Historian Arthur Schlesinger once said, “Science and technology revolutionize our lives, but memory, tradition and myth frame our response.”
While science and tech have certainly revolutionized our life and times, I’d venture that big data (in addition to memory, tradition and myth) is close to being able both to frame and predict our responses.
It sounds scary, but big data is helping businesses and consumers alike. Its benefits for businesses — including financial institutions — include greater insight into consumer behaviors, fraud detection and prevention, and enhanced operations. It also helps consumers keep informed of the things they want and need to be informed about (e.g., their health via wearable tech like Nike+ and FitBit).
But achieving these benefits is difficult because of five big challenges. Known as the five “V’s” of big data, these challenges are, ironically, the very things that make it so valuable on the one hand and so difficult to harness and use on the other: volume, variety, velocity, veracity and value.
During the next few weeks, I’ll be covering each of these challenges in a new blog post. First, let’s discuss the challenges associated with the first of the five V’s: volume, or the sheer size of big data.
How big is your data?
Having large samplings of data is a good thing. After all, the more you have to work with, the more you can do with it. More data leads to more sound analysis and better decisions. This is especially true when you’re predicting future outcomes. Marketers, for example, have increased clarity into the future to gauge the likely effectiveness of a particular strategy or campaign — versus relying entirely on past performance. (A good analogy is deciding whether to cross the street at a busy intersection. Do you make the decision based on what happened yesterday, or even five minutes ago? Or do you make the decision based on what’s happening right now?)
Having a wealth of data is important. It’s just difficult to corral.
We’ve seen the mind-numbing statistics around big data, especially social media:
• Facebook has an average of 8 billion daily video views, totaling 100 million hours per day of video watch time
• Facebook accounts for 1 in every 6 minutes spent online (1 in every 5 minutes spent on mobile)
• 6,000 Tweets are sent every second
• Instagram users share more than 80 million photos per day
• Instagram users like 3.5 billion photos per day
• 1 in every 3 professionals in the world is on LinkedIn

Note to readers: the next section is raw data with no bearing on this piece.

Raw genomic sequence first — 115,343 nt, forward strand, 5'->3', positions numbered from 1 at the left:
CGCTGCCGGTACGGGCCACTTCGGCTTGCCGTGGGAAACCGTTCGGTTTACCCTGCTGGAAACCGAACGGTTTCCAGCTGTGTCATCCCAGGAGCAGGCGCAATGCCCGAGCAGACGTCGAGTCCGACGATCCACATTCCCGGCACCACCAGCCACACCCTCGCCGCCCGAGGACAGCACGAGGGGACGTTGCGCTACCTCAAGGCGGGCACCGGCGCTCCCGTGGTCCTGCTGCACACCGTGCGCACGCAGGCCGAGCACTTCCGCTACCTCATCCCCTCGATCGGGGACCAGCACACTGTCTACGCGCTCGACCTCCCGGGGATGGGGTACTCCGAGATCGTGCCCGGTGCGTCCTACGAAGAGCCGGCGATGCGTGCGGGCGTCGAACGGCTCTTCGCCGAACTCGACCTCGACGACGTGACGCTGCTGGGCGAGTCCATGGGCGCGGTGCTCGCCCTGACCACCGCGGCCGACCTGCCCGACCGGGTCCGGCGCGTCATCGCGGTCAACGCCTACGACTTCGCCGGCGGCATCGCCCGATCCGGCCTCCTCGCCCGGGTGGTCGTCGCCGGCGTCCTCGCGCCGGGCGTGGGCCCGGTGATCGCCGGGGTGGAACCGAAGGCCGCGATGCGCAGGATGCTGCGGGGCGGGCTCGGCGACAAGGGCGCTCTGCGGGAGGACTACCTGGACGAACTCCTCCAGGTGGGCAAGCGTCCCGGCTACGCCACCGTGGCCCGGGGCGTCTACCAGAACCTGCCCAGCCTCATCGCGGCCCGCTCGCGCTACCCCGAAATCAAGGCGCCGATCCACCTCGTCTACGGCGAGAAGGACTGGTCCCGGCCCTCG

• LinkedIn users conduct 1 billion searches per day
• YouTube has 4 billion views each day
• The average YouTube viewing session via mobile is 40 minutes
Combined with GPS tracking, Bluetooth and Near Field Communications, data is also available through our mobile devices and everyday objects such as our refrigerators, television sets and automobiles.
It’s literally everywhere. And it’s growing. Each day, more than 25 billion gigabytes are added to the big data ecosystem. And by 2020, it’s predicted that 40 zettabytes (43 trillion gigabytes) of data will have been created. In fact, if we took all the data generated in the world between the beginning of time and 2008, the same amount of data will soon be generated every minute.
Volume is a particular challenge for financial institutions because not only do banks and credit unions need a way to store the data, but they also need qualified personnel to mine it for appropriate conclusions and (most importantly) a way to secure it for compliance, regulatory and customer peace-of-mind reasons. Existing legacy platforms can’t keep up with the volume of data coming in, so most financial institutions must seek new solutions that can reach into their legacy data stores to complete the picture for regulatory compliance.
These challenges are not insurmountable. But the complexities of addressing them — primarily by creating processes for data acquisition and management — prevent many financial institutions from getting started at all. Keeping an eye on the prize helps to overcome the initial hurdles. Remember: by leveraging big data, financial institutions are reaping unlimited insight into their customer’s way of thinking and priorities.
To learn more about big data and its challenges and benefits for financial institutions, visit the Analytics section of our website.